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  • Raghav Sand

IndEcon July 2021

India’s macroeconomic indicators are giving mixed signals. The situation at the micro level is alarming. The economy is stuck in a loop and people are clinging on to the hope of a better future. Covid-19 pandemic has eroded personal and corporate wealth and majority of the country is surviving on past savings or debt. Either ways, current state of affairs have become untenable and will have a bearing on retirement planning.

Thankfully, not everyone is in financial stress, though everyone’s life has become monotonous. Let us try to understand the state of affairs of Indian economy with the help of key indicators.

Consumer Price Index

The headline CPI inflation eased marginally in the month of June. To make sense of the inflation numbers we have to pay attention to the minute details. Even if the overall inflation registered a dip, urban inflation rose by 46 basis points (BPS) (Every percentage has 100 basis points). Maharashtra (13.18%) and Uttar Pradesh (12.37%), the only two states to have double-digit weightage, lead the rise of urban consumer price inflation.

Education and fuel costs were higher for June in both the urban and rural markets. Urban housing, which has weightage of 10.07% in CPI, registered biggest deduction in percentage terms over the previous month’s figure.

Data : MoSPI

Food inflation as a whole rose by 14 BPS. Interestingly, rural food inflation shot up by 50 BPS, while urban food inflation came down by 55 BPS when compared with the figures from May. Prices of vegetables and eggs registered sharp increase; some of this increase has been attributed to rise in transportation cost due to persistent rise of fuel prices.

Goods and Services Tax

The gross GST revenue collected in the month of June 2021 was ₹92,849 crore. Prior to June, GST collection crossed ₹1 lakh crore mark for eight months in a row. The GST collection for June is related to the business transactions made during the month of May. In the last couple of months, most of the States/Union Territories were under either complete or partial lock down. The e-way bill data for the month of May shows that during the month, 3.99 crore e-way bills were generated as compared to 5.88 crore in the month of April, down by more than 30%.

Data : Ministry of Finance, GoI

Sentiment plays a big role in the economy. Purchasing decisions are influenced by two factors – present financial position and future prospects. Future is uncertain and this makes the decision-making process vulnerable to shocks. Lockdowns imposed to check the surge in new cases of Covid-19 are playing spoilsport in the recovery of mobility and travel sector.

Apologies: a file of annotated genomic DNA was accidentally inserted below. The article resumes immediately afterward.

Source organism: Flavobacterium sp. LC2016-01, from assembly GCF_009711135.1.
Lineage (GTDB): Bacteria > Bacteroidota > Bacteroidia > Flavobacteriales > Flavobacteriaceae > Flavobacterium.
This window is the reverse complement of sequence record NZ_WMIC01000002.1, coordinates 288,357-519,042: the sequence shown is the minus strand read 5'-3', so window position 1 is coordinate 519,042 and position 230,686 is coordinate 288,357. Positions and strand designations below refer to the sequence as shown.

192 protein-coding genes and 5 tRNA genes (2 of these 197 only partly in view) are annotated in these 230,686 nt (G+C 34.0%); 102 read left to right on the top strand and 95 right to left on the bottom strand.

On one hand, airline and hospitality industry are suffering due to curtailed discretionary travel, while on the other hand automobile sales have slowed down when compared with pre-Covid-19 figures. Auto industry has high hopes from a good monsoon and the upcoming festive season. The optimism has been kept under check by two factors – firstly, the expectation of third wave of Covid-19 infections some time in August/September, and secondly the continued global semi-conductor shortage is impacting demand – supply mismatch.

Foreign Portfolio Investment

June witnessed a reversal in the investment pattern of FPIs. Equity segment received bulk of the funds and turned positive after two successive months of net outflow. The debt segment has seen consistent selling from FPIs. Indian securities markets registered a net inflow of just under ₹13,000 crore from foreign investors during the month of June.

Data : BSE Limited

Manufacturing and Services

India’s manufacturing industry fell back into decline during June, as the intensification of the pandemic and strict containment measures negatively impacted demand. Falling new orders, business closures and the Covid-19 crisis triggered a reduction in output among Indian manufacturers. The decline was moderate when compared to the first half of 2020, but ended a ten-month sequence of growth. As per data released by IHS Markit India, PMI was 48.1 in June (May: 50.8); the seasonally adjusted PMI was below the critical no-change mark of 50.0 for the first time since July 2020.

Services firms endured further losses of new business and the reintroduction of containment measures restricted demand. New work intakes and output contracted at the fastest rates since July 2020, which prompted companies to reduce employment again.

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